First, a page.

On May 13, 2019, the Supreme Court decided Franchise Tax Board of California v. Hyatt, a case considering whether states maintain sovereign immunity from private suits in the courts of other states.
In the 1990s, Gilbert Hyatt moved from California to Nevada. Following an investigation and audit, however, the Franchise Tax Board of California (FTB) claimed that he had misstated the date of his move and therefore owed California millions in unpaid taxes, penalties and interest. Hyatt then brought a tort suit against FTB, which is a California state agency, in Nevada state court--and won a jury verdict of nearly $500 million. Although the Nevada Supreme Court set aside much of the award on appeal, it nevertheless affirmed an award of $1 million for fraud--even though a Nevada statute would have capped such damages in a similar suit against Nevada officials at $50,000. Nevada’s interest in providing adequate redress to its own citizens, the court concluded, superseded the application of any statutory cap for California’s benefit.
In 2016, the U.S. Supreme Court reversed that judgment, concluding that the Constitution’s Full Faith and Credit Clause required Nevada courts to grant the FTB the same level of immunity that Nevada agencies enjoy. The Court divided equally, however, on whether to overrule its 1979 precedent Nevada v. Hall, which holds that the Constitution does not bar private suits against a State in the courts of another State. By statute, the Court was therefore required to affirm the jurisdiction of the Nevada Supreme Court. On remand, that court instructed the trial court to enter damages against FTB in accord with the statutory cap for Nevada agencies. Thereafter the U.S. Supreme Court again granted certiorari to reconsider Nevada v. Hall.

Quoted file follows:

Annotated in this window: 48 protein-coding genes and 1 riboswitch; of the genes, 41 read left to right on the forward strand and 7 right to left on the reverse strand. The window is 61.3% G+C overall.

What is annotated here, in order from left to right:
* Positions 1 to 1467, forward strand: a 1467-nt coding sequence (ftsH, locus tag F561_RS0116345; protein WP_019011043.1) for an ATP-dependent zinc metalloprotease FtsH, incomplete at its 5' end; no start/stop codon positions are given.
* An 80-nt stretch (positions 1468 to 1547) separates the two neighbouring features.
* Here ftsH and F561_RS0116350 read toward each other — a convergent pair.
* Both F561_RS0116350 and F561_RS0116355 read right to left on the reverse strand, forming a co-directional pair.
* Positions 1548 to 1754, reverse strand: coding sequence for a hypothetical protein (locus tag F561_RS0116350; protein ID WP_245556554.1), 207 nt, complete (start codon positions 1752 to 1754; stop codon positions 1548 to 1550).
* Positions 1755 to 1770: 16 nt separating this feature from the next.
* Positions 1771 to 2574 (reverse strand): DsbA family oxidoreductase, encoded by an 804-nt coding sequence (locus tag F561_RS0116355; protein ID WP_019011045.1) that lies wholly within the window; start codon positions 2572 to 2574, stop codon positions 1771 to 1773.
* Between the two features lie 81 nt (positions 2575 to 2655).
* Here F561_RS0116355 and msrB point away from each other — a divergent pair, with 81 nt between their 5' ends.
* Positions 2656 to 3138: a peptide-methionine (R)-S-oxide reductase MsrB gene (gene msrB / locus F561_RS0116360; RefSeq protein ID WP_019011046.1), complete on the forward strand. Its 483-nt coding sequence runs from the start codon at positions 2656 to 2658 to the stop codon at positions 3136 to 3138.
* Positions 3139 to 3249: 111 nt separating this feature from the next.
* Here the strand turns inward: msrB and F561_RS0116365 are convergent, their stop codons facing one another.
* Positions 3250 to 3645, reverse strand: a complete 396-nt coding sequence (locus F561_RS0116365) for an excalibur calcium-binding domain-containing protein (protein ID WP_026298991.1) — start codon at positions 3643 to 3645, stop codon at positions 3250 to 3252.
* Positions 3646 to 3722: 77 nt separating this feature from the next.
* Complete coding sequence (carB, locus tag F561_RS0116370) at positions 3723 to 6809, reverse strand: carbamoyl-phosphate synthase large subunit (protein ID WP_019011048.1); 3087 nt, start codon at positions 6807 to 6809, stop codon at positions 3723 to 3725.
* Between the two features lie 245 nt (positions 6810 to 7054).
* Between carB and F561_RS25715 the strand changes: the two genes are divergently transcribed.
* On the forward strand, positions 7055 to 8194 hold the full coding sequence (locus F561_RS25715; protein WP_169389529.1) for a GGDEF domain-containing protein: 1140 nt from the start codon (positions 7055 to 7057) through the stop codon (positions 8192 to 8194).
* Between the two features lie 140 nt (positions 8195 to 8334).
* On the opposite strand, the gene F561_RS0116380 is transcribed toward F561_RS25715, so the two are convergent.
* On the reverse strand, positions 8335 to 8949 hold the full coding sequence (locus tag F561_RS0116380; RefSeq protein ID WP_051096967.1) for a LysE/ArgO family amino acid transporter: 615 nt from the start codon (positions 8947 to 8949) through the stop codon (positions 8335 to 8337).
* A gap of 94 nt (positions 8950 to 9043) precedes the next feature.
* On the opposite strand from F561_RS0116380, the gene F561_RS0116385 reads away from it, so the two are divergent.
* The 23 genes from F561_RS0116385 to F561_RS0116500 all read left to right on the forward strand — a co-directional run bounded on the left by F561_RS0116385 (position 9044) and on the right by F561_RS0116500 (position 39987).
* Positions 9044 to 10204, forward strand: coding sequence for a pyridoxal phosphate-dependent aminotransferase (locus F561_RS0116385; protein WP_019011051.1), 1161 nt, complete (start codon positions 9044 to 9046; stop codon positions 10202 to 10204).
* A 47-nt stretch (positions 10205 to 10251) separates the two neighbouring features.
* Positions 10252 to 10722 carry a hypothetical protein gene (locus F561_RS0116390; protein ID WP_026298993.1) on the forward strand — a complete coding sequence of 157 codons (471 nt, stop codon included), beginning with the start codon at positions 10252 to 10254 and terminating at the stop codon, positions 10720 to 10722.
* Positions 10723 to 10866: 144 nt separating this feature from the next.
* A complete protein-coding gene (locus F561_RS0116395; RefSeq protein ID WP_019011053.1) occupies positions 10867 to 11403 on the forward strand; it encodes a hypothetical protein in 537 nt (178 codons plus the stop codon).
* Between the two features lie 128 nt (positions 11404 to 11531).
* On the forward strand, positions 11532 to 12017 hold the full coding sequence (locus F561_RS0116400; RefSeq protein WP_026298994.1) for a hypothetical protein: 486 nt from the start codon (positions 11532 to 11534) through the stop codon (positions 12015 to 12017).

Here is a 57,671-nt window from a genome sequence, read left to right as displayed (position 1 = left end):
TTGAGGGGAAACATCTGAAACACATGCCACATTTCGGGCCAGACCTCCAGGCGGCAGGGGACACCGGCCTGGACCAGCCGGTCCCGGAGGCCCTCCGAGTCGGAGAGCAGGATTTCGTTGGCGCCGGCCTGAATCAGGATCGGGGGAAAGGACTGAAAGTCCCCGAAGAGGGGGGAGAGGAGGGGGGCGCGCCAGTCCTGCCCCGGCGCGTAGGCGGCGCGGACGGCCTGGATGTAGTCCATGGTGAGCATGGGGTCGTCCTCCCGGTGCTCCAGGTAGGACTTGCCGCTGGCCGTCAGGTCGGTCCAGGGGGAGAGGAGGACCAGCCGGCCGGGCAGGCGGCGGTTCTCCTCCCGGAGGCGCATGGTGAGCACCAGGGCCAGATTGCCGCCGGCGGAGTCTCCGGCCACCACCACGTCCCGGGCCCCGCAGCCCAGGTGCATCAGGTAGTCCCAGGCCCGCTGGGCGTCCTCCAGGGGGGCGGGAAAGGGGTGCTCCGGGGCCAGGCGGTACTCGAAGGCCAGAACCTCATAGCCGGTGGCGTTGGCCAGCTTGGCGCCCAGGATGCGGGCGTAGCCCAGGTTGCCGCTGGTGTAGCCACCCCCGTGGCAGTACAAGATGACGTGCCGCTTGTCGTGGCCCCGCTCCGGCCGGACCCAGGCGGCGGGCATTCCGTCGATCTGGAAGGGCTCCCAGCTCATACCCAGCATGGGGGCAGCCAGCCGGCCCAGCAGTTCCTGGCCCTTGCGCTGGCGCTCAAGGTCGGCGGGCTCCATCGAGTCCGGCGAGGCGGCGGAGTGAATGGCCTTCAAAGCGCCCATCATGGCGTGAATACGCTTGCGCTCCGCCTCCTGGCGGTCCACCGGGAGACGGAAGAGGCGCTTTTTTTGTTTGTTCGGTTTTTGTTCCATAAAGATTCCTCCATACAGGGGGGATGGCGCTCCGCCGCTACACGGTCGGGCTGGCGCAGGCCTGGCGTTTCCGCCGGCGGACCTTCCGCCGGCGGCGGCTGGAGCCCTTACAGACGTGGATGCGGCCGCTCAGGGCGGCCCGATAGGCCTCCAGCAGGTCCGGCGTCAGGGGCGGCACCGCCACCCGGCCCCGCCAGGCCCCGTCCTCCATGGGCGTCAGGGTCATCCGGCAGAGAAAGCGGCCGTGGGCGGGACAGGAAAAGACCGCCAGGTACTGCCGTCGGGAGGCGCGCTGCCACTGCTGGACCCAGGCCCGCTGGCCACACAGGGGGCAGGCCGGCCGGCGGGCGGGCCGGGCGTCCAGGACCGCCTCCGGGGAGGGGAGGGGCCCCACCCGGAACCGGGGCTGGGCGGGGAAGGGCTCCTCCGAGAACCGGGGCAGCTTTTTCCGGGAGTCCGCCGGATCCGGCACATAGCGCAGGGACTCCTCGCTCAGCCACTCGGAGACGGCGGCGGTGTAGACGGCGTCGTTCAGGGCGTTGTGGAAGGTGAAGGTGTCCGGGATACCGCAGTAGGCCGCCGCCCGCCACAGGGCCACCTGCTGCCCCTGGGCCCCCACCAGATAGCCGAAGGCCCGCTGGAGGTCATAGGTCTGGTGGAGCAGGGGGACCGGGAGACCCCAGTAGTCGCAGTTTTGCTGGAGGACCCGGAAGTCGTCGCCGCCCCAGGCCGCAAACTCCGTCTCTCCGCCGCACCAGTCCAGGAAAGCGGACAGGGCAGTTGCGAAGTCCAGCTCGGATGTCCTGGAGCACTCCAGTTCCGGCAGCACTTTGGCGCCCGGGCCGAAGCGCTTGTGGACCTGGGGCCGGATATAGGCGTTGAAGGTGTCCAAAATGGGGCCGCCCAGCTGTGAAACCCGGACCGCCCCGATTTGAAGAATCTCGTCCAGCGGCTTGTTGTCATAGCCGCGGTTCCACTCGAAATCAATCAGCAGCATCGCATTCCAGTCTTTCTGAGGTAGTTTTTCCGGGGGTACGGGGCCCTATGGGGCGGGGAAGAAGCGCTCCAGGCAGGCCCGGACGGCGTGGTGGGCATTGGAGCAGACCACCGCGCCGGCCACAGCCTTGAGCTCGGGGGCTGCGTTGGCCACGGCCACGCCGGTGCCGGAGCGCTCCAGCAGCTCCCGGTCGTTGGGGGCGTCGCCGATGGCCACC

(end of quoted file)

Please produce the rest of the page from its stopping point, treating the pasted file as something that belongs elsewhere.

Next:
By a vote of 5-4, the Supreme Court reversed the judgment of the Nevada Supreme Court and remanded the case. In an opinion delivered by Justice Thomas, the Court overruled Nevada v. Hall, holding that states retain their sovereign immunity from private suits brought in courts of other states. Justice Thomas’s majority opinion was joined by the Chief Justice and Justices Alito, Gorsuch, and Kavanaugh. Justice Breyer filed a dissenting opinion, in which Justices Ginsburg, Sotomayor, and Kagan joined.
To discuss the case, we have Stephen Sachs, Professor of Law at Duke University.